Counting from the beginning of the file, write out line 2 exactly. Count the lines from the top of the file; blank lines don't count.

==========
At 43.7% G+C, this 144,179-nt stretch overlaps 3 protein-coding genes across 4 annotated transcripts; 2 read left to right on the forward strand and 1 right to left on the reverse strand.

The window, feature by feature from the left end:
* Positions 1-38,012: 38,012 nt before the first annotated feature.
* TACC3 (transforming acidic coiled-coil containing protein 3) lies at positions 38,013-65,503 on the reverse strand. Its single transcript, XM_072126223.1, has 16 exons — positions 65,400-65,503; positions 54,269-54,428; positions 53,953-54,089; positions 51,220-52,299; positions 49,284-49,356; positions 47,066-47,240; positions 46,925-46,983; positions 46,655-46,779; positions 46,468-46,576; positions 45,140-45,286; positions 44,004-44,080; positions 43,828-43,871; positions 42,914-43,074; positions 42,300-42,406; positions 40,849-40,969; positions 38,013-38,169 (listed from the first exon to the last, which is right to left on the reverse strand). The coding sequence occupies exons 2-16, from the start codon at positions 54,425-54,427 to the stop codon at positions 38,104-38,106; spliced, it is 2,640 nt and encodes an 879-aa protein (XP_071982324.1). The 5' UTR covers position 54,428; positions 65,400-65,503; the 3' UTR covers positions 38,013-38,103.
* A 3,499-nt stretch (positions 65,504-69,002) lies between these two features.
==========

The window, feature by feature from the left end: